Triggers, Trauma and the Brain

Triggers, Trauma and the Brain

Erica Moltz, MA, NCC

Clinical Director

Children may behave in ways that parents find strange or upsetting. For children who have experienced abuse, neglect and/or have been adopted, it can be especially hard to know if a child’s “challenging” behavior is part of being a kid, or if it is related to past traumas and adoption. Here is some info about trauma and triggers and how they affect the human brain and behavior.

What is trauma?

Trauma occurs when someone hears, witnesses or experiences an event that is life threatening, violent or unexpected. In response, he or she feels overwhelmed, helpless and out of control. A trauma can be witnessing violence or a crime, or it may be abuse/neglect. Separation from birth parents can also be traumatic. 

 

What does it mean when my child is triggered?

Triggers are things that remind people of traumatic events and bring up strong feelings of anger, sadness, fear or anxiety. A trigger can be something unexpected like an object, smell or other strong feelings. And, it can be something expected or even anticipated, like a birthday, holiday, or the changing of a season, that is a reminder of the trauma. Many times, a child is being triggered and they don’t know it themselves. They also may not have the words to tell you that they are having strong feelings in reaction to the trigger. Children express their feelings through behavior so that changes in your child’s behavior may be a clue that he or she is experiencing a trauma trigger.

 

Flight or flight and trauma

When someone feels like they are in danger or being threatened, even from a trigger, their “fight or flight” reflex gets triggered and they may feel like they need to protect themselves from the threat by literally fighting or running away. All of us have a “fight or flight” reflex that is designed to protect us from danger & threats – like if we suddenly encountered a grizzly bear.  The “fight or flight” reflex responds without us thinking about it. Children who have experienced trauma may experience the “fight or flight” reflex every time they are reminded of a past traumatic experience. For some kids, that may literally be all the time.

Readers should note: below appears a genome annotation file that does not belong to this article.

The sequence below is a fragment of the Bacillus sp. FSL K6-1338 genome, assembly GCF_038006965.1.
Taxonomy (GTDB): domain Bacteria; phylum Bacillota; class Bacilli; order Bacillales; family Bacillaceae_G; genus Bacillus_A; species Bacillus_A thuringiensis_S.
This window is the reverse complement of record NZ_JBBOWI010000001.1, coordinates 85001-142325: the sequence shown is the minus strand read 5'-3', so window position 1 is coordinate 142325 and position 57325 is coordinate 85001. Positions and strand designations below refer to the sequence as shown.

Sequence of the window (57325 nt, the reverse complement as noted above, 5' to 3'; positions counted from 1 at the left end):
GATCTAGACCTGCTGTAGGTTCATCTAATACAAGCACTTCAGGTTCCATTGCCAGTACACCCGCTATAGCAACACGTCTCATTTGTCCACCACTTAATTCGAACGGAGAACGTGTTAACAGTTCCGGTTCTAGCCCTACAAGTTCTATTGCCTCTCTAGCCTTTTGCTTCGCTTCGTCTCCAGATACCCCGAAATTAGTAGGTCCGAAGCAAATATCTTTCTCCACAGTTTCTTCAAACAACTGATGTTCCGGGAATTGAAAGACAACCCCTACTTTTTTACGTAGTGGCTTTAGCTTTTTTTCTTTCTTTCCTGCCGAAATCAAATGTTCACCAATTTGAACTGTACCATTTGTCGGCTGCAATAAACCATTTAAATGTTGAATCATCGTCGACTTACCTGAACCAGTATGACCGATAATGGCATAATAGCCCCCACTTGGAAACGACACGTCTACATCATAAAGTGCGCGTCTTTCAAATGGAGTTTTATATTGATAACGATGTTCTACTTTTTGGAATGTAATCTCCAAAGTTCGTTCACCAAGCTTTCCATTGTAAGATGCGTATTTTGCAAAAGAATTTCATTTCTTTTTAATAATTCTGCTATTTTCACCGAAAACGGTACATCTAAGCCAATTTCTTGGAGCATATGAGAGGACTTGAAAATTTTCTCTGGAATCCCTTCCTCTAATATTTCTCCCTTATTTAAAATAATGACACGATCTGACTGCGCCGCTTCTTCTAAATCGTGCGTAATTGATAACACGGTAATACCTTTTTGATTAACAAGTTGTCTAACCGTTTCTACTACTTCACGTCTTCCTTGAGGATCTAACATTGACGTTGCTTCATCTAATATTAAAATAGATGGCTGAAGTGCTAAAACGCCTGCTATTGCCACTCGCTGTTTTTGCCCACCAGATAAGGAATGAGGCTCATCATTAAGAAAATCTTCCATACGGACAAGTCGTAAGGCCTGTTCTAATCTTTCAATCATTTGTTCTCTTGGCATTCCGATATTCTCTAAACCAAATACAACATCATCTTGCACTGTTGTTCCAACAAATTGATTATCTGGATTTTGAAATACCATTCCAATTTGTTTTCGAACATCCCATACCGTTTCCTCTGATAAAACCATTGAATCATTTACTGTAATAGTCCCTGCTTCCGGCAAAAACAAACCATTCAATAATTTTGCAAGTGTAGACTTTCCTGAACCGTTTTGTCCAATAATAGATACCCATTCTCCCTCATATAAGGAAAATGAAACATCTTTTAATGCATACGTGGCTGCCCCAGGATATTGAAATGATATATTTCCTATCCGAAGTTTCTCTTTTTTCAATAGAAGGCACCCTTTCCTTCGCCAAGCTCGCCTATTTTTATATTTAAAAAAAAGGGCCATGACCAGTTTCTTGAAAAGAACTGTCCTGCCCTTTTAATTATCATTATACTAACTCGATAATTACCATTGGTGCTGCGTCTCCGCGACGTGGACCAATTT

An exercise to understand a “triggered brain.

Try this exercise to get a picture of what it’s like for a brain to be triggered – or for a child to “flip his lid”.               

 

Make a fist with your thumb tucked inside your fingers.  The fist is the brain, and the wrist & forearm is the spinal cord. The bottom of the palm is the brainstem and controls things like breathing, heart rate and digestion that happen without us thinking. The thumb, tucked in the middle of your fist, represents the midbrain, where our emotions and memories are created and processed. This is also where the “flight-or fight” reflex is started. The midbrain is our “emotional brain”. The functions that take place in our midbrain happen without us thinking. The back of your hand and fingers represents the cerebral cortex where more advanced functioning occurs. It allows us to think with logic, reason and to act with kindness. It is also where our problem-solving abilities are housed.  The cerebral cortex is our “rational brain”. Your fingernails are the prefrontal cortex; it sits behind your eyebrows. It is where logic and reasoning begins, and what gets kicked into action when there is a problem to solve.                                
 

The Brain Flips Its Lid

Sometimes the emotional brain (thumb) and the rational brain (fingers) don’t communicate too well. The emotions of the midbrain are too overwhelming (like when a child is re-experiencing a traumatic event), his “fight-or-flight” reflex gets triggered, and he “flips his lid.”  With your fist, make all your fingers stand straight up. Flip!  Of course, our brains don’t actually move and change shape in this way, but this activity can help us understand what is happening in our brains when we are feeling strong emotions, like when we, or our child experiences a trauma trigger. Notice how far your fingertips are from your thumb. When we “flip our lids,” our rational brains are poorly connected to our emotional brains.   In other words, it is really hard and sometimes not possible to think logically when we are triggered and/or feeling strong emotions.  

 

How to Be Calm and in Our “ Thinking” Brain

In order to tap into our rational brain again and to turn off the “fight or flight” reflex, we need to calm our strong feelings. Then our prefrontal cortex (or fingernails) can “reconnect” to the midbrain (or thumb) and our brain can settle into its typical state (close your fingers and thumb again). Everyone experiences a flipped lid from time to time, but it happens more often to children because their brains aren’t fully mature yet. And it happens even more easily to children who have experienced trauma.

 

What Parents Need to Remember                

Children need a lot more help from parents and caregivers to “re-connect” the prefrontal cortex to the midbrain, or calm down and learn how to handle strong feelings. Children learn this from parents through PACE: being playful, giving them affection, being open and curious, and empathizing with how your child is feeling. Remember, parents flip their lids, too, so you may need to calm down when you’re feeling strong emotions to restore your ability to think rationally.

 

Adapted from “What Happens to the Brain When We ‘Lose It’”, by Kelly Bartlett, on www.theattachedfamily.com

               

 

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